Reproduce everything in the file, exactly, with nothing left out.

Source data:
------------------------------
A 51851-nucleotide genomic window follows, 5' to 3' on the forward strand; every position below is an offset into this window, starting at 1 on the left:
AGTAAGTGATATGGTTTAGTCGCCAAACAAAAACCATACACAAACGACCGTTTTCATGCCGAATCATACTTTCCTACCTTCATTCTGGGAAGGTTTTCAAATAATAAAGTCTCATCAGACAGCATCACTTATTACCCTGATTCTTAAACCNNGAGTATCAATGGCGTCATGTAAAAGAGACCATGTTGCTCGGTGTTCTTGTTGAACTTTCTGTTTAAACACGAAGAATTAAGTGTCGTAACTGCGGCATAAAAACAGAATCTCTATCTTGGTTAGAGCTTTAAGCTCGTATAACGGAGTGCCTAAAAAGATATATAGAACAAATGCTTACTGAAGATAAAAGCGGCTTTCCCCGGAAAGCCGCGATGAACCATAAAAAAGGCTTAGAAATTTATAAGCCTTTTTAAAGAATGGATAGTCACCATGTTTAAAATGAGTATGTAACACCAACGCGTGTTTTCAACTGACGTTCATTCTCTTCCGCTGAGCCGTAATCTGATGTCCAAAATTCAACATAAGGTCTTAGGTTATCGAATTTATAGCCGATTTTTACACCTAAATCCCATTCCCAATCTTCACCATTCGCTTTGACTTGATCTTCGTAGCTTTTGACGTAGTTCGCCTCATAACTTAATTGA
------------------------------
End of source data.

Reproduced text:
A 51851-nucleotide genomic window follows, 5' to 3' on the forward strand; every position below is an offset into this window, starting at 1 on the left:
AGTAAGTGATATGGTTTAGTCGCCAAACAAAAACCATACACAAACGACCGTTTTCATGCCGAATCATACTTTCCTACCTTCATTCTGGGAAGGTTTTCAAATAATAAAGTCTCATCAGACAGCATCACTTATTACCCTGATTCTTAAACCNNGAGTATCAATGGCGTCATGTAAAAGAGACCATGTTGCTCGGTGTTCTTGTTGAACTTTCTGTTTAAACACGAAGAATTAAGTGTCGTAACTGCGGCATAAAAACAGAATCTCTATCTTGGTTAGAGCTTTAAGCTCGTATAACGGAGTGCCTAAAAAGATATATAGAACAAATGCTTACTGAAGATAAAAGCGGCTTTCCCCGGAAAGCCGCGATGAACCATAAAAAAGGCTTAGAAATTTATAAGCCTTTTTAAAGAATGGATAGTCACCATGTTTAAAATGAGTATGTAACACCAACGCGTGTTTTCAACTGACGTTCATTCTCTTCCGCTGAGCCGTAATCTGATGTCCAAAATTCAACATAAGGTCTTAGGTTATCGAATTTATAGCCGATTTTTACACCTAAATCCCATTCCCAATCTTCACCATTCGCTTTGACTTGATCTTCGTAGCTTTTGACGTAGTTCGCCTCATAACTTAATTGA